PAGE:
Markets choppy as Beijing cuts rates, Brent passes 2021 high
Chinese economic data confirms the deadening effect of coronavirus restrictions on consumer spending
Sydney — Share markets were choppy on Monday as a slew of Chinese economic data confirmed the deadening effect of coronavirus restrictions on consumer spending, prompting Beijing to again ease monetary policy.
A holiday in the US made for thin trading, but that did not stop Treasury futures from sliding further and Brent crude hitting a three-year top of $86.71 a barrel.
Worryingly for the world's second-largest economy, retail sales rose only 1.7% year-on-year in December, missing forecasts for a 3.7% rise.
Industrial output did fare better and the economy as a whole grew a little above forecasts at 4.0% in the fourth quarter.
China’s central bank also surprised by cutting some key lending rates by a sizeable 10 basis points.
“The cut was larger than expected, suggesting that the authorities have become more preoccupied about weakness in the economy,” said Carlos Casanova, senior Asia economist at Union Bancaire Privee in Hong Kong.
“The latter [Omicron risks] will only start to be fully priced in the combined January-February data, as the most severe lockdowns started in late December.”
What the move by the People’s Bank of China means for the economy and financial markets.
The easing seemed to help China blue chips, which edged up 0.9% in the wake of the data.
MSCI's broadest index of Asia-Pacific shares outside Japan eased 0.3%, while Japan's Nikkei bounced 0.8% after losing 1.2% last week.
Nasdaq futures slid another 0.3%, while S&P 500 futures lost 0.1%. Euro Stoxx 50 futures edged up 0.4% and FTSE futures were flat.
The main feature of the market recently has been a rotation into value stocks and away from growth, particularly technology. The S&P 500 information technology sector, which accounts for nearly 29% of the index, has shed 5.5% this year.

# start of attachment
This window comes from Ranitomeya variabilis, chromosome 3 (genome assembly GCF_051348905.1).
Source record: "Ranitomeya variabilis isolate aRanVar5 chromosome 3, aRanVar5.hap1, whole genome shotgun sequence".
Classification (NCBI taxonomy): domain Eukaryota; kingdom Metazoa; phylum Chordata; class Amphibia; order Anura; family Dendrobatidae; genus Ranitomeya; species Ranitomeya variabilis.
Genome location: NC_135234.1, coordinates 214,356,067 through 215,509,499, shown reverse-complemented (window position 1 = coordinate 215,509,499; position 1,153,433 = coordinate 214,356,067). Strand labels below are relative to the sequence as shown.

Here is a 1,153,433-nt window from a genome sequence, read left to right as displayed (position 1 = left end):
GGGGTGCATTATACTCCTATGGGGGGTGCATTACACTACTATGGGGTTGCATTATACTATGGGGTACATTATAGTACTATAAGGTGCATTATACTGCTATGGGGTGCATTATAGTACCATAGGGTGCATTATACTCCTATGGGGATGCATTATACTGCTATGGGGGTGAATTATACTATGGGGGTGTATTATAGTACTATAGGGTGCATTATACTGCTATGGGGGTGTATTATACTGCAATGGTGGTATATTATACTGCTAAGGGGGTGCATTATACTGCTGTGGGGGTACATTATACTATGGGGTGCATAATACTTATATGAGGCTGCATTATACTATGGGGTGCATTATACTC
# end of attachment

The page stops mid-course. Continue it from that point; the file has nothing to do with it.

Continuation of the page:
With valuations still high, earnings will have to be strong to stop further losses. Overall S&P 500 earnings are expected to climb 23.1% this season, according to Refinitiv Ibes, while the tech sector is seen up by 15.6%.
Companies reporting this week include Goldman Sachs, BofA, Morgan Stanley and Netflix.
The market will be spared speeches from US Federal Reserve officials this week ahead of their January 25-26 policy meeting, but there has been more than enough hawkish comments to see the market almost fully price in a first rate hike for March and rates of 1.0% by year-end.
There was also talk the Fed will start trimming its balance sheet earlier than previously thought, draining some of the excess liquidity from world markets.
Yields on cash 10-year Treasuries climbed to their highest in a year at 1.8% last week, while the implied yield on futures jumped to 1.86% on Monday.
A Bank of Japan (BOJ) policy meeting this week will bear watching given talk it will revise up its outlook for growth and inflation, while sources told Reuters policymakers were debating how soon they could start telegraphing an eventual interest rate hike.
While a move is unlikely this year, financial markets may be underestimating its readiness to gradually phase out its once-radical stimulus programme.
This was one reason the yen rallied, with the dollar slipping 1.2% last week. On Monday the dollar had regained some ground to ¥114.45, still well above major chart support at ¥112.52.
The euro was a shade lower at $1.1414, while rising bond yields helped the dollar index inch up to 95.258 and away from a 10-week trough of 94.626 hit on Friday.
“We continue to think that the greenback will strengthen again before long, as we expect strong cyclical price pressures in the US to mean the Fed tightens by more and for longer than investors now discount,” argued Joseph Marlow, an economist at Capital Economics.
They see Fed rates topping 2.5% while the market has priced in a peak about 1.75-2.0%.
The risk of higher rates kept non-yielding gold restrained at $1,816 an ounce, while industrial and energy resources have benefited from resilient demand and limited supplies.
Oil prices have climbed for four consecutive weeks and such is demand that physical barrels of oil are changing hands at near record-high premiums.
Brent added another 13c to $86.19 a barrel, having earlier pipped the 2021 top of $86.70. The 2018 peak is at $86.74, and a break would take it to heights last visited in 2014. US crude also firmed 35c to $84.17.
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